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When you speak in a language, do you also think in that language?

 

My answer would be, undiplomatic: 'Of course I do. Why do you ask such strange questions??!' 

 

But some postings here seem to imply that this is not common? I would not be able to first think in Dutch, and then switch to English, German, Spanish, then translate what I want to say, then say it out loud. That goes way too slow! Even in languages I do not know perfectly like German or Spanish, I work this way: one language only. To my opinion it would be almost impossible to constantly use two languages, your native and the foreign one, and then swap back and swap forward. In my opinion, to be able to speak fluent, you should get the native language out of your head, and only use the foreign one. Do you agree? Is that the only way?

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Well ,actually not .. for those who get used to one language . For example ,I have been speaking Italian for two years ( I have learned it for more than four years though )I don't properly think in Chinese when speaking it .. I am not saying that I speak nativelike .. I catch what people talk to me .. but I can barely translate some phrases or sentences into Chinese ,which is my mother language . I just managed to speak without thinking in Chinese . Thanks for share your discussion and I would appreciate if you could correct me.

 

Ah yes. Well if I would try to describe what happens in my brain, is that basically I build all sentences in the foreign language, using the foreign vocabulary I know. If do not know a term, I try to describe it with other words, but still that of the foreign vocabulary. If that does not work, I try to form another sentence, but still in the foreign language. If that still does not work, then, at the utter latest moment, I fall back to my native tongue, and I think: 'Oh, darn, what is the word for XXXX in XXXX. What am I going to do now'. But mostly for minutes, Dutch does not enter my head. Dutch is the last resort, the tool back down in the basement, that only comes out as the last option. It should not enter my head anyway, since it's useless at that moment.

I'm thinking is it worth a discussion? :D

Yes, I agree with you. I believe that our native languages disrupt our willing to speak a foreign language.
because we have been brought up on thinking in our native languages. so I think somehow it became a physical habbit, to send our thoughts and ideas from the sensors or actuators of our body (like eyes, nose, ears or hands ...etc)  in our native language to the brain to process it.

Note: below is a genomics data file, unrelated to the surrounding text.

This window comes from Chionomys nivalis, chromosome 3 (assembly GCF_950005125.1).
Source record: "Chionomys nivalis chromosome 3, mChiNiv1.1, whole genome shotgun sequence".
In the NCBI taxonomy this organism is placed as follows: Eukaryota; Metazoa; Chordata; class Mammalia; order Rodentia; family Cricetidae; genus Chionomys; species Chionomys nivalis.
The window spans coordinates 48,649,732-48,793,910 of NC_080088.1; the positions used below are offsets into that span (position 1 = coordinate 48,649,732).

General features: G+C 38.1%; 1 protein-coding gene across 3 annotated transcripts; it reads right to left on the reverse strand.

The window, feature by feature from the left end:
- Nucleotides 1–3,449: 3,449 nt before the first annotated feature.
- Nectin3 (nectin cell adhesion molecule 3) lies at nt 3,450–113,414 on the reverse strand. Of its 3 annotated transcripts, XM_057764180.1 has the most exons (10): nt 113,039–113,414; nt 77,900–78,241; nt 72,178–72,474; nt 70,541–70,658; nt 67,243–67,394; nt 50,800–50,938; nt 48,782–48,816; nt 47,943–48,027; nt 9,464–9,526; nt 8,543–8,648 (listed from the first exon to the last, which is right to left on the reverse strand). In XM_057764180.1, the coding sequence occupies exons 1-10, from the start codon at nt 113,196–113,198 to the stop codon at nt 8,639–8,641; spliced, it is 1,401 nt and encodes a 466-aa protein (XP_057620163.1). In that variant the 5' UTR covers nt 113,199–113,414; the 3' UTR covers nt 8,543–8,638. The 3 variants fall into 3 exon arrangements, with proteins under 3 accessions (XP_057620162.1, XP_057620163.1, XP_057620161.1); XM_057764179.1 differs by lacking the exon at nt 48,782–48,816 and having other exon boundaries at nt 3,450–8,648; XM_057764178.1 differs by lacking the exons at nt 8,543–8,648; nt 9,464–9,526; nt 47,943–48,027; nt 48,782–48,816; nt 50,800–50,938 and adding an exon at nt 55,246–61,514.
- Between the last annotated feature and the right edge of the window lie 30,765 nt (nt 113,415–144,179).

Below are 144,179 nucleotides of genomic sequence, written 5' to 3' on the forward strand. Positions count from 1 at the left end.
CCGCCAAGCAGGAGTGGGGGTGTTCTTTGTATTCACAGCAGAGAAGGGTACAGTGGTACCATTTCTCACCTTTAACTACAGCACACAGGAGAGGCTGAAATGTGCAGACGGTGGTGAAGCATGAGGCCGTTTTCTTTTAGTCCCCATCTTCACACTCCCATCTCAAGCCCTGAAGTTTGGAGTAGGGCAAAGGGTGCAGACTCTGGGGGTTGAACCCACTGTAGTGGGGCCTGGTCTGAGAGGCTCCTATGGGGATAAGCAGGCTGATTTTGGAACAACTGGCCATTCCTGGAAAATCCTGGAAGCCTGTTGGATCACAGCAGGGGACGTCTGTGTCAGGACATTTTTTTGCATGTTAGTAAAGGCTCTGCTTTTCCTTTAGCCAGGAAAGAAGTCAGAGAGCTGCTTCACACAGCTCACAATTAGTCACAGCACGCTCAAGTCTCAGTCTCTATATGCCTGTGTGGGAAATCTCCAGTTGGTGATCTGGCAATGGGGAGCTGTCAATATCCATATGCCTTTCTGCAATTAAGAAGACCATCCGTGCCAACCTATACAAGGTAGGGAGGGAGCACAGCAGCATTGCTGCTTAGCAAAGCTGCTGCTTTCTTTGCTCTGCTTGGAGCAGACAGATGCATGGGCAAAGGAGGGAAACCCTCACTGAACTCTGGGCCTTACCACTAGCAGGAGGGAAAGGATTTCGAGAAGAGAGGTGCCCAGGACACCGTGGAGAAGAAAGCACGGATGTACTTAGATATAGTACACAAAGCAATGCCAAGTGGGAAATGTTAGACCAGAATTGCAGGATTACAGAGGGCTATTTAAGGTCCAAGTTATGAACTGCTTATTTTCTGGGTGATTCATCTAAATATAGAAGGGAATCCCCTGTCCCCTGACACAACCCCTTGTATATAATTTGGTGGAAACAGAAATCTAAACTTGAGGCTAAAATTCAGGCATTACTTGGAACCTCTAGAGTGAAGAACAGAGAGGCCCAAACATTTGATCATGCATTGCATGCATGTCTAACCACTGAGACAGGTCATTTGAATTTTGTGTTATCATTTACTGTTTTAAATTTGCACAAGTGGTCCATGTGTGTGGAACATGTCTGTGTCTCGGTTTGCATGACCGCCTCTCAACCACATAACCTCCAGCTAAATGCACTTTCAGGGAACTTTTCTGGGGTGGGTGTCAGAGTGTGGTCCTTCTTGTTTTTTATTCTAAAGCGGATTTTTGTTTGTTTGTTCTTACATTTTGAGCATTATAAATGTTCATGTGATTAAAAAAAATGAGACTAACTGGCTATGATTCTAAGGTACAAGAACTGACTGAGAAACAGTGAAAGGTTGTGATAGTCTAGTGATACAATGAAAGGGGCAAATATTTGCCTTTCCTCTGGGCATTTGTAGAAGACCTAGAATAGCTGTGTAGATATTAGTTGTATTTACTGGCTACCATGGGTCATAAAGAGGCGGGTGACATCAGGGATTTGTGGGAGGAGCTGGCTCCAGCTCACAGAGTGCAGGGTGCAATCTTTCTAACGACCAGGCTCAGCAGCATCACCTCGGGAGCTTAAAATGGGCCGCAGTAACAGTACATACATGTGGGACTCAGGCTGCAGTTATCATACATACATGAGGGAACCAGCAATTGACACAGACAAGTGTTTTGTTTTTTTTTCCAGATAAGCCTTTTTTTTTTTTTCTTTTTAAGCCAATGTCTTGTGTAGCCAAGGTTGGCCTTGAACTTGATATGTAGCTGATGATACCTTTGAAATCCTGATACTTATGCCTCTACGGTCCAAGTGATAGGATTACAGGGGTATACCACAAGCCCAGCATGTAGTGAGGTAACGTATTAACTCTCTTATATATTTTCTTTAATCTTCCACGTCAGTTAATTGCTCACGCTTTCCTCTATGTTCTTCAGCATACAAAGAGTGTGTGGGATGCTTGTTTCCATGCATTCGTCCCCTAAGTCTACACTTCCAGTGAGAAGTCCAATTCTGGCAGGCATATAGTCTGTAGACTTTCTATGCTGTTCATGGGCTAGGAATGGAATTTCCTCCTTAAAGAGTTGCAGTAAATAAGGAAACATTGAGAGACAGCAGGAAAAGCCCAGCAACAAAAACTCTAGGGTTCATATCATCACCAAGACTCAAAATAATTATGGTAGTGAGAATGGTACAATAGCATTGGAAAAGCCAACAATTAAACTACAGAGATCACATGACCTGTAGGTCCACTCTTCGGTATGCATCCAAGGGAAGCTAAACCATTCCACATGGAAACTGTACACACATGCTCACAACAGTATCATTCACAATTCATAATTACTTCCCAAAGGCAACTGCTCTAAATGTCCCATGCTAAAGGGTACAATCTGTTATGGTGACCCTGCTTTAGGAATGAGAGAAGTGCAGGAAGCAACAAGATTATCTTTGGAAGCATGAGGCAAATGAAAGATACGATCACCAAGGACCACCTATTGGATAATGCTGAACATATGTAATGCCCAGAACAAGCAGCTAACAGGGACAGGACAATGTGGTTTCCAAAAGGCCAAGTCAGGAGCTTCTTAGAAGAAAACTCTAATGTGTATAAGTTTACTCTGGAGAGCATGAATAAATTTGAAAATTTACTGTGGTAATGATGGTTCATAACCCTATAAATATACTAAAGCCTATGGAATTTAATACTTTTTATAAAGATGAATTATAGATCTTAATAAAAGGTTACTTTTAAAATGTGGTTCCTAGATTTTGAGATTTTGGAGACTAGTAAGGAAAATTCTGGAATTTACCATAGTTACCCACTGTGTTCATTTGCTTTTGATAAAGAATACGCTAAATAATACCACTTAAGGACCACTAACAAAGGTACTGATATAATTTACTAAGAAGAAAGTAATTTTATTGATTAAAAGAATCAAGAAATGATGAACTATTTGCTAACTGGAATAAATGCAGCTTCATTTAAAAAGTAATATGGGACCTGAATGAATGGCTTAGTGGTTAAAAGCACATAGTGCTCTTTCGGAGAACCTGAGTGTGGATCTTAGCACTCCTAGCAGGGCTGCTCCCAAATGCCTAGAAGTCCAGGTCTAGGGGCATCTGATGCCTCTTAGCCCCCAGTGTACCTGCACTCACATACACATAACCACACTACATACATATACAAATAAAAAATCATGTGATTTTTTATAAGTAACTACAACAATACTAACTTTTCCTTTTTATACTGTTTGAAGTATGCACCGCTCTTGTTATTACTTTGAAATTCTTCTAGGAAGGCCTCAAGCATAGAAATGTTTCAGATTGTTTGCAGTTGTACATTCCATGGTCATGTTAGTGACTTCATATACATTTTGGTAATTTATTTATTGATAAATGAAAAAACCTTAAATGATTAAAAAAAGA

So, i think the best solution to this problem is to forget the native language for a while, i know it is somewhat difficult but you know it its gonna be acheived step by step, and the best way to do this is by living among people who speak this forign language, also by willing to have their culture and this is a very important point.

 

Well at least it is about languages, that is what we are here for @Silent Demon7.

 

But maybe it's so common to also think in the language you are talking, it is indeed not even worth mentioning. As I said, my own answer is also, Yes, why do you ask this silly question? I was just surprised there are people who do not.

My grandfather spoke several languages, and my father told me that that's what he always used to tell him: "You have to be able to think in the language if you want to speak it!"

 

I haven't achieved fluency in a second language yet, so I'm still learning to think in another language. I think I'm getting there, but I still have a ways to go.

I strongly agree with you. If you want to speak foreign language perfectly (or good), you have to think in foreign language. If you want to think in foreign language you have to forget native language. I know it, becouse i am not able to do it...;-). Best way is to leave native country.

 

It is not the matter of turning off the native language. "turning off" is almost impossible. The native language is a some kind of mesure we count the world. For example, russian phrase for 6:30  is "It is half to 7" on comparison  english one "It is half past 6". These are not thinking but inner constructions. So the way of fluent speaking in foreign language is to get habits of using another constractions. The latest could be similar or different. Another example. You know the sportsmen in high jumping have the favorite foot for an impetus. Can they jump from another foot? Sure. Do the favorite foot make the jumping from other foot difficult? :)))

Okay, I'll discuss it.

 

Yes, the fact is not worth mentioning because it is obvious. :D

 

Also, I think advising people to "turn off" their native language while speaking a foreign one is the right thing to do but may be of little use. I mean, if you you can't think in a foreign language "turning off" your native language will not automatically teach you how to think in a foreign one. Easier said than done. I think most people will say "okay, I've turned off my mother tongue, what do I do next?"

If my level in that language is above average or even just average I will think in that language. It's hard to translate word for word from my native language to example English or english to my native language because there are words or expression that cannot be translate word for word. for example " come on man, what's up?, cover me ( command use by police/military) and there are also words and expression that cannot be translated to english word for word. However if I am beginner in a certain language like Spanish and I dont  have enough knowledge about the language I am really tempted to think of english first then tried to translate it to Spanish. I dont know why I think about english first rather than my native language before speaking what I want to say in Spanish

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